Barack Obama unveiled what he called "the biggest, most important step we have ever taken" in tackling climate change this week.

The US president's Clean Power Plan aims to cut carbon emissions by 32 per cent by 2030 compared with 2005 levels and increase the use of renewables.

In the face of vehement opposition from the Republican Party and coal industry alike, Obama has been hailed for his leadership, particularly as his latest move comes months after persuading China - the world's biggest polluter - to agree to a "historic" deal of emissions cuts.

Meanwhile, the British government under the guidance of David Cameron has gone, as Ed Miliband put it in 2013, from "hug a husky to gas a badger".

While Cameron still speaks a good game, warning that an "ambitious global deal" is needed at the Paris climate talks in November, his "greenest government ever" spiel is starting to wear so thin as to be transparent.

After his husky-hugging antics in Norway in 2006, the Conservative Party launched a new green tree logo, as Cameron - the then-leader of the opposition - promised the electorate "vote blue, go green".

But the ditching of that green logo (supposedly in a bid to reassure backbenchers that the party's "identity" wasn't being lost) merely a year after it was unveiled was just the start of the Conservatives' climate flip-flopping.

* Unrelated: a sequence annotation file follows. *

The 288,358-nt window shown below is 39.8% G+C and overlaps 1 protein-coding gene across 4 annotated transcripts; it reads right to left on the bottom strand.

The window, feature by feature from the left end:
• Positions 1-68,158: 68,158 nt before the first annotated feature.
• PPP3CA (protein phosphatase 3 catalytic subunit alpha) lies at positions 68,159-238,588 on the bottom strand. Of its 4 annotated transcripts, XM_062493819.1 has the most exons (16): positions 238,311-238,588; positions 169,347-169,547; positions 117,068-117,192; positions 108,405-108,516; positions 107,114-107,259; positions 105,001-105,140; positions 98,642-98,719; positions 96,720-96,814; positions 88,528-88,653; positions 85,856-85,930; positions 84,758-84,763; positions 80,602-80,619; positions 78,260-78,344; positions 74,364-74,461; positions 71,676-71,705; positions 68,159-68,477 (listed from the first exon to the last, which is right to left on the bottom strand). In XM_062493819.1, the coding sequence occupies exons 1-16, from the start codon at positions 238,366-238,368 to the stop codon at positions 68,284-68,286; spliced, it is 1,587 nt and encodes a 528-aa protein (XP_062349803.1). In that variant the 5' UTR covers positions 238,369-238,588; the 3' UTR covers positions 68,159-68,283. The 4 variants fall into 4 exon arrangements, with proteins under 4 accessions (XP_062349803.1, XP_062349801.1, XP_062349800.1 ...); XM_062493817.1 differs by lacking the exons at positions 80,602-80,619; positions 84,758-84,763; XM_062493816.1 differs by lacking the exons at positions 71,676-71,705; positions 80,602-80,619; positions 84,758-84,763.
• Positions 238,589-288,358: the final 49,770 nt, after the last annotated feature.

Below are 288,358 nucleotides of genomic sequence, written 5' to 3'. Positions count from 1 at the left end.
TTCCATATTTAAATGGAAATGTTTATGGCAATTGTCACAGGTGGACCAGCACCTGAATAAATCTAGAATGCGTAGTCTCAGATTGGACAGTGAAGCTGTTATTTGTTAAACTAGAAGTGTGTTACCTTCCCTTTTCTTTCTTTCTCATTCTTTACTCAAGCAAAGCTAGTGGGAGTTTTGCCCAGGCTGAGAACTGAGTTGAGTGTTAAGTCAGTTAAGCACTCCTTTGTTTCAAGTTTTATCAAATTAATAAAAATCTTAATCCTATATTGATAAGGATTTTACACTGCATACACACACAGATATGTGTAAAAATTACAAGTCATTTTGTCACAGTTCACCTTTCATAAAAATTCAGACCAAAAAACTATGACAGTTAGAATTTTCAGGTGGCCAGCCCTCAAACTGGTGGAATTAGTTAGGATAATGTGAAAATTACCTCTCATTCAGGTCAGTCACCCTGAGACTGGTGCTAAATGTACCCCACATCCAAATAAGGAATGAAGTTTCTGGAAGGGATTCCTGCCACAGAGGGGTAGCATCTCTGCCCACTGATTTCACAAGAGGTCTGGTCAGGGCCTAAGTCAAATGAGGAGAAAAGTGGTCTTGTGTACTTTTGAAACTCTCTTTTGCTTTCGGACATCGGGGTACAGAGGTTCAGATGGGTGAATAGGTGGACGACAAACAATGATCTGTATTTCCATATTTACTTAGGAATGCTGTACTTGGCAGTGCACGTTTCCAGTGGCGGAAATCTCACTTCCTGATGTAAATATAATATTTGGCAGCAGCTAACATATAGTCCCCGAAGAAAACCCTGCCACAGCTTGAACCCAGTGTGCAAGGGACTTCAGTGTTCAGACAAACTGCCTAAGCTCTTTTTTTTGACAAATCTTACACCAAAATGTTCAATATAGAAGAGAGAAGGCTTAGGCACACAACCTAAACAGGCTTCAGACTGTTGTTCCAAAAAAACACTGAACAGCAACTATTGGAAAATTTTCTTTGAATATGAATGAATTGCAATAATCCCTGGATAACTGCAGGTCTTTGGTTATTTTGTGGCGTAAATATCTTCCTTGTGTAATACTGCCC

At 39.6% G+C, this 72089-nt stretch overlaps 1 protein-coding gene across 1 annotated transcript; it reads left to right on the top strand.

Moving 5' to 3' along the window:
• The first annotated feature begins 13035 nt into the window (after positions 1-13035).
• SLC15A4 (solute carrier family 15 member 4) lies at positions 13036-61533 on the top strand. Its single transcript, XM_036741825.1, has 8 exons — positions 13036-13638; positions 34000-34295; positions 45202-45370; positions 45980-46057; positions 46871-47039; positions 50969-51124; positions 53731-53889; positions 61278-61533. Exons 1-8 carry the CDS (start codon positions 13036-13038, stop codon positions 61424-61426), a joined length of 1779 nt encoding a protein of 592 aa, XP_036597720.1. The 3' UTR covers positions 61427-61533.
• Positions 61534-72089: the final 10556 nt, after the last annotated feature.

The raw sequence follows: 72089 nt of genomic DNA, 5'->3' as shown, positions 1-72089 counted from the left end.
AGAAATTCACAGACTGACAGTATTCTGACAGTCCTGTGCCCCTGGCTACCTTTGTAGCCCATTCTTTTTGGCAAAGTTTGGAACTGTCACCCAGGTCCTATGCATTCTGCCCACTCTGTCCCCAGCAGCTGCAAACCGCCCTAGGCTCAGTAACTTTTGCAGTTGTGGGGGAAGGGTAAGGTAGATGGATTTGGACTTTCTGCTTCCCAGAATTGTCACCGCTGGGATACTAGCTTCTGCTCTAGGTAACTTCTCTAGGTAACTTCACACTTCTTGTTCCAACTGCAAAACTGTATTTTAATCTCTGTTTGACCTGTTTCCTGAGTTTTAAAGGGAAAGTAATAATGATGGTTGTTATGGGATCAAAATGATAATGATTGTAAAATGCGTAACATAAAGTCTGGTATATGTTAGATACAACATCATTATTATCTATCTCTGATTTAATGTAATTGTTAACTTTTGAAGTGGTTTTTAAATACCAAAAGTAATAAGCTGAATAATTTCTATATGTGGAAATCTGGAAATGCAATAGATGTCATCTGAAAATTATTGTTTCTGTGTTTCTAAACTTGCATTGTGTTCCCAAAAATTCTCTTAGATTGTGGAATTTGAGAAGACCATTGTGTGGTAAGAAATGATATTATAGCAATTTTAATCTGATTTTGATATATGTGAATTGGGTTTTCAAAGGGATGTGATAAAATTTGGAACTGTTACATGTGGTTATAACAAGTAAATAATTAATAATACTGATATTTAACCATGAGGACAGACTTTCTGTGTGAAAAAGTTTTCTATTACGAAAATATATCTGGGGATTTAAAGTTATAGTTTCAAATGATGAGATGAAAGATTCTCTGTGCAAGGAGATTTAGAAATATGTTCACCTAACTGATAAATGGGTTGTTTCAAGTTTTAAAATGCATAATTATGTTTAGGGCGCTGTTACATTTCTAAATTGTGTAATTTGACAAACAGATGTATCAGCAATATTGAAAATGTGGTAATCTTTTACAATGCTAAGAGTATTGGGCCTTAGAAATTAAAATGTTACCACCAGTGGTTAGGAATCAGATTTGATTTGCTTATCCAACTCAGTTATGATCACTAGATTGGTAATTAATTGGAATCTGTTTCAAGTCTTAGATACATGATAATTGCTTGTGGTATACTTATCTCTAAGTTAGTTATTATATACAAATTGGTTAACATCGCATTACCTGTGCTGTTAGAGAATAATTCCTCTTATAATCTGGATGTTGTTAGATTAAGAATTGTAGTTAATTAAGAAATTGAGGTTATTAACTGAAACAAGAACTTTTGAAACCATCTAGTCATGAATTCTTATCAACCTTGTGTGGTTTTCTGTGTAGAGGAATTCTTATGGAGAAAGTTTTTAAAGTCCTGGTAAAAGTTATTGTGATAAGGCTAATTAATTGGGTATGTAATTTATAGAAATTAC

"Nowhere are long-term decisions more needed than in the fields of energy, climate change and environment," the prime minister opined in 2010, before allegedly going on to urge aides to "get rid of the green crap" and allowing his chancellor to say he wanted to provide Britain with the cheapest energy possible under the Coalition.

Then, in her first speech as the new energy secretary last month, Amber Rudd was accused of "undoing 10 years' worth of low carbon policies" as she scrapped the government's flagship Green Deal home energy efficiency programme.

That added to further moves since May's general election which have included scrapping subsidies for onshore wind and commercial solar energy, scrapping incentives to buy low carbon vehicles, plans to sell off the Green Investment Bank and allowing farmers to ignore a Europe-wide ban on pesticides that have been linked to the decline in bee population.

The fact that Obama's efforts are still deemed not quite strong enough by some critics shows just how far Britain still has to come.

As the i paper's editor Oliver Duff wrote on Tuesday: "The next five months will shape our planet's future." Let's hope Mr Cameron was reading.

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